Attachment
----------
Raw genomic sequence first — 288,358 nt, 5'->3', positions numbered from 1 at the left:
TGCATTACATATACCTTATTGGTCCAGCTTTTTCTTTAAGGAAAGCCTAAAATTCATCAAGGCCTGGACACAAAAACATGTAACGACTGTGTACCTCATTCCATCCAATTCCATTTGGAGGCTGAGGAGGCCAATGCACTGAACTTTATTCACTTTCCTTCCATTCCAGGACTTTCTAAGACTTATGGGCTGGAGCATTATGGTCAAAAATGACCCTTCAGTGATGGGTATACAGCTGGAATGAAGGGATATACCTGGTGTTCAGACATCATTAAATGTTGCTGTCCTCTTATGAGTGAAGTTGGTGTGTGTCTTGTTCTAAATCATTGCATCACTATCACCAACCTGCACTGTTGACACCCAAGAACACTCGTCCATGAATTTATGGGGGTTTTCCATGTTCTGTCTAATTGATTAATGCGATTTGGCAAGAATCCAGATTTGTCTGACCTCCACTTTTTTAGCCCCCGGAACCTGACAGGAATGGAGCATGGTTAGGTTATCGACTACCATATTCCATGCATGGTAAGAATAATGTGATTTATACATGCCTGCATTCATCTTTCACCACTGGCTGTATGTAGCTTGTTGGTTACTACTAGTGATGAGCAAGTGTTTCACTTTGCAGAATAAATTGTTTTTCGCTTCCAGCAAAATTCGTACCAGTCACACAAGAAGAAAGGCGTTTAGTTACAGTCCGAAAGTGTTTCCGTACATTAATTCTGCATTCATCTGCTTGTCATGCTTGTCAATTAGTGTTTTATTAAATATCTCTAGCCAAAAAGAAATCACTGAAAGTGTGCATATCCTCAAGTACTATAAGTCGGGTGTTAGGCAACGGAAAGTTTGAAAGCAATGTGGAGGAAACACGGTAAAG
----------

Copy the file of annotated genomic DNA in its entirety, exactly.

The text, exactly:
Raw genomic sequence first — 288,358 nt, 5'->3', positions numbered from 1 at the left:
TGCATTACATATACCTTATTGGTCCAGCTTTTTCTTTAAGGAAAGCCTAAAATTCATCAAGGCCTGGACACAAAAACATGTAACGACTGTGTACCTCATTCCATCCAATTCCATTTGGAGGCTGAGGAGGCCAATGCACTGAACTTTATTCACTTTCCTTCCATTCCAGGACTTTCTAAGACTTATGGGCTGGAGCATTATGGTCAAAAATGACCCTTCAGTGATGGGTATACAGCTGGAATGAAGGGATATACCTGGTGTTCAGACATCATTAAATGTTGCTGTCCTCTTATGAGTGAAGTTGGTGTGTGTCTTGTTCTAAATCATTGCATCACTATCACCAACCTGCACTGTTGACACCCAAGAACACTCGTCCATGAATTTATGGGGGTTTTCCATGTTCTGTCTAATTGATTAATGCGATTTGGCAAGAATCCAGATTTGTCTGACCTCCACTTTTTTAGCCCCCGGAACCTGACAGGAATGGAGCATGGTTAGGTTATCGACTACCATATTCCATGCATGGTAAGAATAATGTGATTTATACATGCCTGCATTCATCTTTCACCACTGGCTGTATGTAGCTTGTTGGTTACTACTAGTGATGAGCAAGTGTTTCACTTTGCAGAATAAATTGTTTTTCGCTTCCAGCAAAATTCGTACCAGTCACACAAGAAGAAAGGCGTTTAGTTACAGTCCGAAAGTGTTTCCGTACATTAATTCTGCATTCATCTGCTTGTCATGCTTGTCAATTAGTGTTTTATTAAATATCTCTAGCCAAAAAGAAATCACTGAAAGTGTGCATATCCTCAAGTACTATAAGTCGGGTGTTAGGCAACGGAAAGTTTGAAAGCAATGTGGAGGAAACACGGTAAAG